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Mixing - Drums - Pans

Updated: Dec 21, 2020

After setting your levels, exercising the stereo field becomes next in the process. With pan positioning and achieving stereo width, you create clarity, especially with mono sounds. Mono sounds will all fight for the centre spot creating masking, a lack of clarity and a lower sense of excitement as stereo width is not being utilized. Some sounds are mono and some sounds have a combination of mono and stereo signals.


It’s important to know the context of stereo and mono information in a sound. This will help better determine the placement of an instrument. If signal is partly stereo and partly mono, it already has width within itself, thus when using pan pots, the stereo image is displaced too.

Time-based audio effects guarantee a stereo output but they should be applied towards the end of a mix. Ideally, they should be used as sweeteners unless sound designing where the effects are being tightly controlled. Samples can be an array of combinations of stereo and mono signals but when using a synthesizer or any other modern sampling machine, you can create a mono output, just in case it suited the production.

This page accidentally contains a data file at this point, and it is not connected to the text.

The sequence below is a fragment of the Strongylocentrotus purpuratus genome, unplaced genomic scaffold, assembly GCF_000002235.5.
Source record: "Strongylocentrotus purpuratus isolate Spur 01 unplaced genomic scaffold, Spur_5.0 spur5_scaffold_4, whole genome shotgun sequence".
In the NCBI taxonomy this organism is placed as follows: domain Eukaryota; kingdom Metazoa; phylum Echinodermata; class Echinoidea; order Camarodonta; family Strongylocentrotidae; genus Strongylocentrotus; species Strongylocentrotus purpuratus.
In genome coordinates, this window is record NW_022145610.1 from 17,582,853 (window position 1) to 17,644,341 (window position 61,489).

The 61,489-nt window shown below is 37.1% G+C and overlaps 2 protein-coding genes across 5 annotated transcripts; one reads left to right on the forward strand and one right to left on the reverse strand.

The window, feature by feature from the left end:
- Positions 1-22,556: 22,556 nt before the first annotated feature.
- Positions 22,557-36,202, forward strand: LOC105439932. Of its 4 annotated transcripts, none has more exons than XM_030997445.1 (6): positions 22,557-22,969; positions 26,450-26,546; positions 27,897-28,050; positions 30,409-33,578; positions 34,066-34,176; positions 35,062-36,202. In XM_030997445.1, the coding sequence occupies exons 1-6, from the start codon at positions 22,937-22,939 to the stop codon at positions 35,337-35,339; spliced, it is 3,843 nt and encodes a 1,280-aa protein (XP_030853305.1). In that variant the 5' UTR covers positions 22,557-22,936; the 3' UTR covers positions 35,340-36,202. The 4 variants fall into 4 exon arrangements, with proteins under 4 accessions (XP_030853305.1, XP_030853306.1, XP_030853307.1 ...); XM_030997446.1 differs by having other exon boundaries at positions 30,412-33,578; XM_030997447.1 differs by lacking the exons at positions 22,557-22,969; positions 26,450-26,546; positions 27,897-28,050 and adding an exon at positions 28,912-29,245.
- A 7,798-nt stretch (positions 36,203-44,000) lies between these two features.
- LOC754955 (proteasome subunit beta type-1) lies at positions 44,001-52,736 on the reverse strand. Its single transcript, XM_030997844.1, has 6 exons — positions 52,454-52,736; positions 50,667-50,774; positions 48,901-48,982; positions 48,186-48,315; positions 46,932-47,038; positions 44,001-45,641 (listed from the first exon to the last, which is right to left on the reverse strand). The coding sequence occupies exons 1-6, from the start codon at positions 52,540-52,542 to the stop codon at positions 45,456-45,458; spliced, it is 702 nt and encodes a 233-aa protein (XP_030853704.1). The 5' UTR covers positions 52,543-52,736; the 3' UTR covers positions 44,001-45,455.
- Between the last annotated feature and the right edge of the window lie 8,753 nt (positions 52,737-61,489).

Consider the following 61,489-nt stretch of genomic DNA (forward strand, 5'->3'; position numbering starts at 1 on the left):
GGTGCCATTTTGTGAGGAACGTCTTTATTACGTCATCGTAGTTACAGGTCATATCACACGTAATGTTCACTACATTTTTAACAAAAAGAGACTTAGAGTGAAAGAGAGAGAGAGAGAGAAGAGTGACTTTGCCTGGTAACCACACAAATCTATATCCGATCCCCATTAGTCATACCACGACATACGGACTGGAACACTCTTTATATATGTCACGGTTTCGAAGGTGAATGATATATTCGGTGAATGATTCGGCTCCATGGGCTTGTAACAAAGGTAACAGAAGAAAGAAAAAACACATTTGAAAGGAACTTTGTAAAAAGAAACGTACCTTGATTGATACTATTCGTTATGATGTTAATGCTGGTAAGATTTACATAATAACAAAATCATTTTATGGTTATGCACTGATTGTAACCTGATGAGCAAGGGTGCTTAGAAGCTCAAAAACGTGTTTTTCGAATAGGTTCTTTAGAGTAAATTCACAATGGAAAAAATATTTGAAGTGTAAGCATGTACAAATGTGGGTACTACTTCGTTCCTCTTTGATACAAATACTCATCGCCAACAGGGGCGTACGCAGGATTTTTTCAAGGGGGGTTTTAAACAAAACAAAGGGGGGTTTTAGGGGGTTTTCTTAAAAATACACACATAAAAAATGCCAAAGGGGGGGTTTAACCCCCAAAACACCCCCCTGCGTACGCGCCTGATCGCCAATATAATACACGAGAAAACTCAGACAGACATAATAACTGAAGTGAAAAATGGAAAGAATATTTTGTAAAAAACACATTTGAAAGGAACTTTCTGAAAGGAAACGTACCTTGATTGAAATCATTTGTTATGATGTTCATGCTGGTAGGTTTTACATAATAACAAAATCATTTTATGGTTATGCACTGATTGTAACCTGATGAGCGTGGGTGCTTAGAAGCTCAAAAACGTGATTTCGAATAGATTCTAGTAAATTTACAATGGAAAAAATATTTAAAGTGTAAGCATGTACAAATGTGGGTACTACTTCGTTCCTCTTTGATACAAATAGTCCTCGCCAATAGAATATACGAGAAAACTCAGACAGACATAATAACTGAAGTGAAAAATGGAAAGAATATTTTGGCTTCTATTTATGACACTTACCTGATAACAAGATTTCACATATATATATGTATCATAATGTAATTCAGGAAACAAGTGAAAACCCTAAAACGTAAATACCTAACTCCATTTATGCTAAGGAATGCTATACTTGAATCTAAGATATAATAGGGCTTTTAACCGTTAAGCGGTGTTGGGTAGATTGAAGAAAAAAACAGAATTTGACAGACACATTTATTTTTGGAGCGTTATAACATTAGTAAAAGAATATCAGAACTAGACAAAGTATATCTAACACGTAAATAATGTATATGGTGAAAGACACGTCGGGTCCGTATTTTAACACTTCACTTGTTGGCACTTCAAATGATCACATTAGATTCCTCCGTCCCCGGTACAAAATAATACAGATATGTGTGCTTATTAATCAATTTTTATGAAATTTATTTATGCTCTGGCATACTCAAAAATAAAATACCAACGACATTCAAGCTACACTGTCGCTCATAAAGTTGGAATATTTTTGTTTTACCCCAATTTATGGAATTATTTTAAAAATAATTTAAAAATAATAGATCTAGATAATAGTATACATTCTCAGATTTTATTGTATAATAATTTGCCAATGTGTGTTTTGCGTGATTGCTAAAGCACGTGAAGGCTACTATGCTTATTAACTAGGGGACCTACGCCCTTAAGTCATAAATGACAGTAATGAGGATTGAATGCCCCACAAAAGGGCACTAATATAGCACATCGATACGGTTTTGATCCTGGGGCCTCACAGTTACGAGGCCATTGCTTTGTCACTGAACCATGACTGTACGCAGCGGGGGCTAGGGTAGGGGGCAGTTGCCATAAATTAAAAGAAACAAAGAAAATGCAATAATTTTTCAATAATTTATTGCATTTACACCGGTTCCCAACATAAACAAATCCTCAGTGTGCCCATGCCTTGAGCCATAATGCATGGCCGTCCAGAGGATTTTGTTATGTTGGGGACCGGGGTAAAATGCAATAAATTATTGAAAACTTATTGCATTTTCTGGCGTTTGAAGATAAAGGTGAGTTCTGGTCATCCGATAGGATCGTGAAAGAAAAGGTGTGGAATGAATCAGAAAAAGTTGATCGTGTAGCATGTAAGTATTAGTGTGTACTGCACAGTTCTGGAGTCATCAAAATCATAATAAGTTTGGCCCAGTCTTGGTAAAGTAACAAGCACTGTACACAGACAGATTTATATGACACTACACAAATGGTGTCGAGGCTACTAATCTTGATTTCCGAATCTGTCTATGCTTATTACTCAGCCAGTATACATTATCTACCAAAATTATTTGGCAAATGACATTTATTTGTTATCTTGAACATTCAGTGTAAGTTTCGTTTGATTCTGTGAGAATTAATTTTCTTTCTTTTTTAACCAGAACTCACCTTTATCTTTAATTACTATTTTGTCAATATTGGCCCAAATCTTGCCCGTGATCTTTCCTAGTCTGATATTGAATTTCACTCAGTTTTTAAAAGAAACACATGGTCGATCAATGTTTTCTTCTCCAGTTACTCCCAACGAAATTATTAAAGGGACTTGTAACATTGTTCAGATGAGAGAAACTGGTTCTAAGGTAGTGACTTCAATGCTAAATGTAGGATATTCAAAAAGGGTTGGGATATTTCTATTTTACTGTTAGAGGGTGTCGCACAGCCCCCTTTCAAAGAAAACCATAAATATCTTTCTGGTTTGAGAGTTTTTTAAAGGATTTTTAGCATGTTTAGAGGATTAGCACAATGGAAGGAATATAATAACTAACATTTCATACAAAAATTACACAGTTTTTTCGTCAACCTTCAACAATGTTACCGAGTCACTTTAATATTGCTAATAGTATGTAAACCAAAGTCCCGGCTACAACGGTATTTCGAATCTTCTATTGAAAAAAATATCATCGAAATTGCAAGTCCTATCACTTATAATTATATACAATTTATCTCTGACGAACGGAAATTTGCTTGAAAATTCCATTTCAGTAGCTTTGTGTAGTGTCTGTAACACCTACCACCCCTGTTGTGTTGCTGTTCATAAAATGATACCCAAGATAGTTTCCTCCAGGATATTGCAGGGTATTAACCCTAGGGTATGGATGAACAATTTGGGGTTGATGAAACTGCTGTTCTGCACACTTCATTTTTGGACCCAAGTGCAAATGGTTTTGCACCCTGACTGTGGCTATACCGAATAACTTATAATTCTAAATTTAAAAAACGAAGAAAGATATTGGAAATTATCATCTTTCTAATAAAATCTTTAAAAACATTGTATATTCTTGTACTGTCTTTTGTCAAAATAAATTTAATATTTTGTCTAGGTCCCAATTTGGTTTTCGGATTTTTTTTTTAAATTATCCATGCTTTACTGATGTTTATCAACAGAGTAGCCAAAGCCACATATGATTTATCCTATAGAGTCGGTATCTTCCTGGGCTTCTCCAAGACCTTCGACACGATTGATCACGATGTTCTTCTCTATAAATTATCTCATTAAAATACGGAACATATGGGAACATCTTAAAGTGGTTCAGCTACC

The key with panning is to keep important drums centralized to ensure they are represented as expected. For instance, in house tracks, the kick and clap are the rhythm keepers and are, more often than not, kept primarily mono with perhaps just a sprinkle of stereo effects. In any case, the drum is essentially mono to ensure the important parts of the drum kits are heard, clearly every time.

If you were to pan one of the dominant drums in your rhythm section hard left or right, the energy of the rhythm section can become lost in certain acoustic environments. Imagine yourself at a concert or at a venue, the stage is relatively big. In most cases, it may take a good minute or two to walk from one side of the concert to the other, thus if you ended up on the wrong side at the wrong time, you may miss important parts of the rhythm because the drum was panned away from you. Keeping those drums in mono ensures that they will be represented evenly across all systems.


The nature of low and sub bass frequencies creates a surrounding-type feeling due to their unidirectional characteristics. Therefore, creating stereo movement will only harm a mix since the low frequencies cannot be detected very well in the stereo field. Hats are primarily high frequency and can exercise the stereo field with much more freedom due to their direct nature. They are far easier to hear and pinpoint within the stereo field.

Depending on how many drums involved in the rhythm section, you may need to pan far more than intended. The mono space should be occupied by the most important drums only and the rest may be panned as needed.

As a personal preference, keeping the drum kit equally wide on both sides helps not to skew a lop-side the image of a drum kit. For instance, if I pan a drum 15R, I will pan another element 15L to counter the movement. Using this method works well with instruments alike as they begin “talking” with one another.

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